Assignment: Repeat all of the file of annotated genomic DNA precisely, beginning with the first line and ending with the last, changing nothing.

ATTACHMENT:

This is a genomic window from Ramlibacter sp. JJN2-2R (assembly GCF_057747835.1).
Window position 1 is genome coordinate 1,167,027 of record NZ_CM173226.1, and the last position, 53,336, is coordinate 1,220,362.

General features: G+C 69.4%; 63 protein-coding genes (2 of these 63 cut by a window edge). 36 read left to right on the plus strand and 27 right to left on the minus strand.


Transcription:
This is a genomic window from Ramlibacter sp. JJN2-2R (assembly GCF_057747835.1).
Window position 1 is genome coordinate 1,167,027 of record NZ_CM173226.1, and the last position, 53,336, is coordinate 1,220,362.

General features: G+C 69.4%; 63 protein-coding genes (2 of these 63 cut by a window edge). 36 read left to right on the plus strand and 27 right to left on the minus strand.